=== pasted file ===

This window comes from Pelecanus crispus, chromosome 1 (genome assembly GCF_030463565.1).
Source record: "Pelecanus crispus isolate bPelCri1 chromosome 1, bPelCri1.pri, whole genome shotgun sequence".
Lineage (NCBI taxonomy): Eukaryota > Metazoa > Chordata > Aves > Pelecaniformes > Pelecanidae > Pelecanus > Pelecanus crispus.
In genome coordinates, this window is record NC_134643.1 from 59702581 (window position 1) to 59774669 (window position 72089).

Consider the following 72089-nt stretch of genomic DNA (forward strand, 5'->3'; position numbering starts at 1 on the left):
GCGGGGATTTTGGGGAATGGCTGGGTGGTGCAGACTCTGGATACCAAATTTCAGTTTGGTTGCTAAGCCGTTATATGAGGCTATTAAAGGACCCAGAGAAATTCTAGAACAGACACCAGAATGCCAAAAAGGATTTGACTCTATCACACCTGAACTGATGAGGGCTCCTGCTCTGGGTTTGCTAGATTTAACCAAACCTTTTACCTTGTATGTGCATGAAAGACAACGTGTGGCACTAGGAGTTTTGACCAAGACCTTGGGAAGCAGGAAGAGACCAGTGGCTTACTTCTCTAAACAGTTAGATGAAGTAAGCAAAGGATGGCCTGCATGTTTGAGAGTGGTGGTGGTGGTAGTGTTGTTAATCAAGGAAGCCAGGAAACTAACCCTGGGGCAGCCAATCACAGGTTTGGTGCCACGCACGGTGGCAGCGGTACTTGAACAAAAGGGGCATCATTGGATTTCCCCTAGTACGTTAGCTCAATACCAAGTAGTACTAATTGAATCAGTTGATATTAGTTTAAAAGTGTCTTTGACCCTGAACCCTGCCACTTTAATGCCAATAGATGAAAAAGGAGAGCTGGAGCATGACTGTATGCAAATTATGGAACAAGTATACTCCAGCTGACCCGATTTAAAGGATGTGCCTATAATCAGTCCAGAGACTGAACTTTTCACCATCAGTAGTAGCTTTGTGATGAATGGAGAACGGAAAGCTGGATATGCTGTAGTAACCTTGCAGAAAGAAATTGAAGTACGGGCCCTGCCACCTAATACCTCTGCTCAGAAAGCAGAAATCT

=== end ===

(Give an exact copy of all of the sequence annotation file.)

This window comes from Pelecanus crispus, chromosome 1 (genome assembly GCF_030463565.1).
Source record: "Pelecanus crispus isolate bPelCri1 chromosome 1, bPelCri1.pri, whole genome shotgun sequence".
Lineage (NCBI taxonomy): Eukaryota > Metazoa > Chordata > Aves > Pelecaniformes > Pelecanidae > Pelecanus > Pelecanus crispus.
In genome coordinates, this window is record NC_134643.1 from 59702581 (window position 1) to 59774669 (window position 72089).

Consider the following 72089-nt stretch of genomic DNA (forward strand, 5'->3'; position numbering starts at 1 on the left):
GCGGGGATTTTGGGGAATGGCTGGGTGGTGCAGACTCTGGATACCAAATTTCAGTTTGGTTGCTAAGCCGTTATATGAGGCTATTAAAGGACCCAGAGAAATTCTAGAACAGACACCAGAATGCCAAAAAGGATTTGACTCTATCACACCTGAACTGATGAGGGCTCCTGCTCTGGGTTTGCTAGATTTAACCAAACCTTTTACCTTGTATGTGCATGAAAGACAACGTGTGGCACTAGGAGTTTTGACCAAGACCTTGGGAAGCAGGAAGAGACCAGTGGCTTACTTCTCTAAACAGTTAGATGAAGTAAGCAAAGGATGGCCTGCATGTTTGAGAGTGGTGGTGGTGGTAGTGTTGTTAATCAAGGAAGCCAGGAAACTAACCCTGGGGCAGCCAATCACAGGTTTGGTGCCACGCACGGTGGCAGCGGTACTTGAACAAAAGGGGCATCATTGGATTTCCCCTAGTACGTTAGCTCAATACCAAGTAGTACTAATTGAATCAGTTGATATTAGTTTAAAAGTGTCTTTGACCCTGAACCCTGCCACTTTAATGCCAATAGATGAAAAAGGAGAGCTGGAGCATGACTGTATGCAAATTATGGAACAAGTATACTCCAGCTGACCCGATTTAAAGGATGTGCCTATAATCAGTCCAGAGACTGAACTTTTCACCATCAGTAGTAGCTTTGTGATGAATGGAGAACGGAAAGCTGGATATGCTGTAGTAACCTTGCAGAAAGAAATTGAAGTACGGGCCCTGCCACCTAATACCTCTGCTCAGAAAGCAGAAATCT